- Setup a secure outside area which gives your chickens some space to flap around while secure from predators. A good chicken run connected to your coop will do the job.
- Make sure your egg laying boxes that are large enough to accomodate 3 days worth of eggs. Multiple egg laying boxes are a good idea for this reason.
- An automatic door opener can be handy but is also something that can fail if not reliable.
Longer trips (more than 3 days)
If your away from your chickens for more than 3 days, you will really need someone to check on them and do some basic maintenance. This could be:
- A neighbour, friend or family member - bribe them with free eggs or pocket money for kids. It also helps if you get people interested in your chickens before you go away. You could do this by giving away some eggs from time to time. The rule of reciprocity means people are more likely to return the favour when you have given them something in past.
- Find a hen sitter - check online classifieds or consider services such as www.airtasker.com
- Jointly owned chickens - Consider jointly owned chickens where you share the work and share the benefits. This makes it much more likely that there will always be someone around to look after the chickens.
Make sure you give your hen sitters good instructions and make the job easy for them:
- Keep things simple and stick to the essential tasks that need to be done
- Provide a schedule of when to check on them and a detailed checklist of things to do
- Do a walkthrough before you leave of exactly what needs to be done to avoid any confusion
- If you won't be easily contactable, provide an alternative contact to call if something goes wrong.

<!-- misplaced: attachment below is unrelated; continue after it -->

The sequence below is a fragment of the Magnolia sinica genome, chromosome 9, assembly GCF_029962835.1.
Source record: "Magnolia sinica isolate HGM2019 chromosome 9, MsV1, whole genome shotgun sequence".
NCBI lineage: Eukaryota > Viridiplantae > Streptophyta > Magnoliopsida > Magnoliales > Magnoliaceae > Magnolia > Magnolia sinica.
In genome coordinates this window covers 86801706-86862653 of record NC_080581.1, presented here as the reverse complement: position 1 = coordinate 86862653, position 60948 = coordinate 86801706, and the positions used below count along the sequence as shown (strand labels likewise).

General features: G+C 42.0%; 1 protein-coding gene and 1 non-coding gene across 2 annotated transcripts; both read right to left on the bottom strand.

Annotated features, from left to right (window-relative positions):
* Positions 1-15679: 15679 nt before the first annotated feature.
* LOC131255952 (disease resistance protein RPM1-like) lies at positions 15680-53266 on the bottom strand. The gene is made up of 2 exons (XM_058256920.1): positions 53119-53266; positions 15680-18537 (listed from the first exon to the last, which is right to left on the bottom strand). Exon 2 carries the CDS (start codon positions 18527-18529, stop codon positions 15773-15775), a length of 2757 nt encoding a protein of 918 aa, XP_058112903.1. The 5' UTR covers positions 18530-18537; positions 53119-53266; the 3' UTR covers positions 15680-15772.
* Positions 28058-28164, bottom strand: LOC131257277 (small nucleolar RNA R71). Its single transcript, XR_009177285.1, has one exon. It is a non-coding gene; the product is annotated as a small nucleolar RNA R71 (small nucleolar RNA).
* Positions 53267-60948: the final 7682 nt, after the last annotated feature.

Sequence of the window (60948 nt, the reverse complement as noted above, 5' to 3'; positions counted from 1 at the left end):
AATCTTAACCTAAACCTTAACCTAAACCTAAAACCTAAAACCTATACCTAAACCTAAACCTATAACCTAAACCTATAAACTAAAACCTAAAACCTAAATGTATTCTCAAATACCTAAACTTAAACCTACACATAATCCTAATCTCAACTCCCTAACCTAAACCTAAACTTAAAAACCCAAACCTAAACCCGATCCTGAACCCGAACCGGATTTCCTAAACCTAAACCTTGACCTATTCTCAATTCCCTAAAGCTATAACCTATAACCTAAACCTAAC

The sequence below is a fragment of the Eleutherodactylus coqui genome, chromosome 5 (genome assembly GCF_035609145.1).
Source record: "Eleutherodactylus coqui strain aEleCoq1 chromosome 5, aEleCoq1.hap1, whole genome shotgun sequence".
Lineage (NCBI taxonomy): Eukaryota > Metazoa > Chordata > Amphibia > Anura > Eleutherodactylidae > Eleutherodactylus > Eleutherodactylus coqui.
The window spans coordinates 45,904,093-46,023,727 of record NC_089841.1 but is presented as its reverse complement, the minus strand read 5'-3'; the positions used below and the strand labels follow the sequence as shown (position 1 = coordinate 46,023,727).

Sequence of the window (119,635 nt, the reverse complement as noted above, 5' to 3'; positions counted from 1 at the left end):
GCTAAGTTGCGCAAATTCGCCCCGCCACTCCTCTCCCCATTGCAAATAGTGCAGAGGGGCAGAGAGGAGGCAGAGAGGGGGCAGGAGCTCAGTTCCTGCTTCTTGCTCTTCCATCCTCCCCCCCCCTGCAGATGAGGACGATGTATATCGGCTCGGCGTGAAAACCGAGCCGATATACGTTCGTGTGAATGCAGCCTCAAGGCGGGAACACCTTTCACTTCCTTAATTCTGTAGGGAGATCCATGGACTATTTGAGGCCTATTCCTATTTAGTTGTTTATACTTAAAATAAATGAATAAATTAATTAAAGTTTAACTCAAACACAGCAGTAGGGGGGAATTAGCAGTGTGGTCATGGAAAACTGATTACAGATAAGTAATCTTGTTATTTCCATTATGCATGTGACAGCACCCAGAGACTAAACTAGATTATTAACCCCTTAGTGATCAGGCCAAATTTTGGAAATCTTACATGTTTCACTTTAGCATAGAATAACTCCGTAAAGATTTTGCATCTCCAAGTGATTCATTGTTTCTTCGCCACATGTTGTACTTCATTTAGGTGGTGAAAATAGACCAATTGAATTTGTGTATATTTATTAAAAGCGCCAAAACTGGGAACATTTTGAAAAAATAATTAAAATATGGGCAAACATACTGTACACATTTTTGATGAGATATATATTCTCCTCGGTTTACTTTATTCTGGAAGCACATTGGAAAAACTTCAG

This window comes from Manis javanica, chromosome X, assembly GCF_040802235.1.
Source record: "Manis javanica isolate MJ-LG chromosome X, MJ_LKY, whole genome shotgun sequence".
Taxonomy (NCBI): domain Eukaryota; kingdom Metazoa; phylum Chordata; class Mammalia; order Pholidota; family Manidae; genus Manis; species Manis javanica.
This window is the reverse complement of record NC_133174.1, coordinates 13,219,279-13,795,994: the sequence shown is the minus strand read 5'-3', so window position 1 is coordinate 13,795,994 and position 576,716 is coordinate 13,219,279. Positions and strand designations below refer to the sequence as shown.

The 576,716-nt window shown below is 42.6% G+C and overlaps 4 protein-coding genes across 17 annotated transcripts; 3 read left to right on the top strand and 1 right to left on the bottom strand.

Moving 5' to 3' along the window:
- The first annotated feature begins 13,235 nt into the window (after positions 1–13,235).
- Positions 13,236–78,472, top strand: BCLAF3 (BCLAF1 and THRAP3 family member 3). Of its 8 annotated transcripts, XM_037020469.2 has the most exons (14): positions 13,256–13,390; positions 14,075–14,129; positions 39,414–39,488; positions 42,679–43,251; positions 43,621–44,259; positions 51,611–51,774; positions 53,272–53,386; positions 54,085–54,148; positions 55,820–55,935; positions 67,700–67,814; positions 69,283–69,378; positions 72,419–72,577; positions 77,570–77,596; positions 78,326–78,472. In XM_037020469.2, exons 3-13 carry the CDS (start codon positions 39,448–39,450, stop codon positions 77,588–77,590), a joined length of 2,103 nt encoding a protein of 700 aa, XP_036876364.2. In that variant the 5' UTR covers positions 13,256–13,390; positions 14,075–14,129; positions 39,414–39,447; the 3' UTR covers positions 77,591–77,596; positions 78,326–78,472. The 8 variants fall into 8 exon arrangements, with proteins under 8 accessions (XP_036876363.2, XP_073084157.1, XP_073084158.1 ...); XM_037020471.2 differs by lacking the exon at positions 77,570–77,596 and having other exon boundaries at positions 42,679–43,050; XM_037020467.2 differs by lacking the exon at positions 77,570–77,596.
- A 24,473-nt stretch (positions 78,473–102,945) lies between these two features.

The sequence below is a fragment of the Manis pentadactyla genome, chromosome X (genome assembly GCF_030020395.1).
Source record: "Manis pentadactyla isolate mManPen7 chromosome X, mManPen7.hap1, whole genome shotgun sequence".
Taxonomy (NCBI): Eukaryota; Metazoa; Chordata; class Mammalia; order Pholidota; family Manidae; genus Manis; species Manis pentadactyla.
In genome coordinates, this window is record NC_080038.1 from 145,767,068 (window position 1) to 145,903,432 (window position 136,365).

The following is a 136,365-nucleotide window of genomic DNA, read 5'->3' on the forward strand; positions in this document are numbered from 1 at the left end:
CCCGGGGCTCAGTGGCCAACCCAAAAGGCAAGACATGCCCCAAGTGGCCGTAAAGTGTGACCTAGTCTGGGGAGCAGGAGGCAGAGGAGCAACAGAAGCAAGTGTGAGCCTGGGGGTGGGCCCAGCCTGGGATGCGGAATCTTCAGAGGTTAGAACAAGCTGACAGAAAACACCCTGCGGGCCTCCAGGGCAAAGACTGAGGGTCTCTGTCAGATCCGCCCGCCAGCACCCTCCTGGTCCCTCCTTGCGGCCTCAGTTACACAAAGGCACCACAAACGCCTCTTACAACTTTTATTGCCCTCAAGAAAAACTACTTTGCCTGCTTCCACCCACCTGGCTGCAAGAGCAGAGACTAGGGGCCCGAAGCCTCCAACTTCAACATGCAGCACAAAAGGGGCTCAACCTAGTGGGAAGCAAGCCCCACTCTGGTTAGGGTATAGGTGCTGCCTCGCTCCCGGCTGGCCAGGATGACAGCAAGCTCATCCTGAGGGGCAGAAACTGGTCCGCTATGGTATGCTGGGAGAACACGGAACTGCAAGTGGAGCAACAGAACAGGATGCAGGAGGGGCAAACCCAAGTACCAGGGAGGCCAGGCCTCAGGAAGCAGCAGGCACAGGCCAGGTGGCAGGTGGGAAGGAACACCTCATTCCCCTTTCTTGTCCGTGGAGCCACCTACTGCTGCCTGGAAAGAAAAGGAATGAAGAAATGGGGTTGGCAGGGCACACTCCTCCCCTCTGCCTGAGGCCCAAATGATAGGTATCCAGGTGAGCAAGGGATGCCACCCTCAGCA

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What will you do if one of your chickens get sick? It might sound like a strange question because it goes without saying that you would take a sick dog or cat to the VET. But when it comes to backyard chickens, it's a little more complicated. Rightly or wrongly, most people have a different attitude towards chickens. People eat chickens every day, which might make it seem a bit ridiculous to spend a lot of money to take your sick chicken to the VET.
Backyard chickens are pets
But at the same time, most backyard chickens have names and are treated like pets, which can make the decision less clear. By thinking about this ahead of time, you'll at least know what to expect and have a plan for how you will deal with it.
Prevention is the best medicine
The first thing to point out is that prevention is the best medicine. If you provide a nutritious diet, keep the coop well maintained and keep your hens happy, then you should be able to avoid having too many problems.
But when the situation does arise and your faced with a sick hen, you have 3 options:
1. Pay for a VET
Would you be prepared to pay for a VET which is usually an expensive exercise? If you don’t want to deal with sick chickens yourself, then this is your only option. So before you rush out and get chickens, it's a good idea to know what your committing to. Talk to your local vet to get an idea of the costs you might be up for to treat a sick chicken or a least to get the vet to put it down for you so that it does not suffer.
2. Treating chickens yourself
To avoid expensive trips to the vet, you need to at least know the basics of chicken health. This involves learning how to identify and common problems that can be treated easily e.g. intestinal worms.
3. Put chickens down
It's cruel to let a sick chicken suffer, so at the very least you should be prepared to put the chicken down yourself if it comes to that. My thoughts on this are that anyone who eats chicken meat should be prepared to kill a chicken themselves. By being connected with the process of producing meat, you better appreciate the sacrifice that is made. The result is less food wasted and less mindless eating.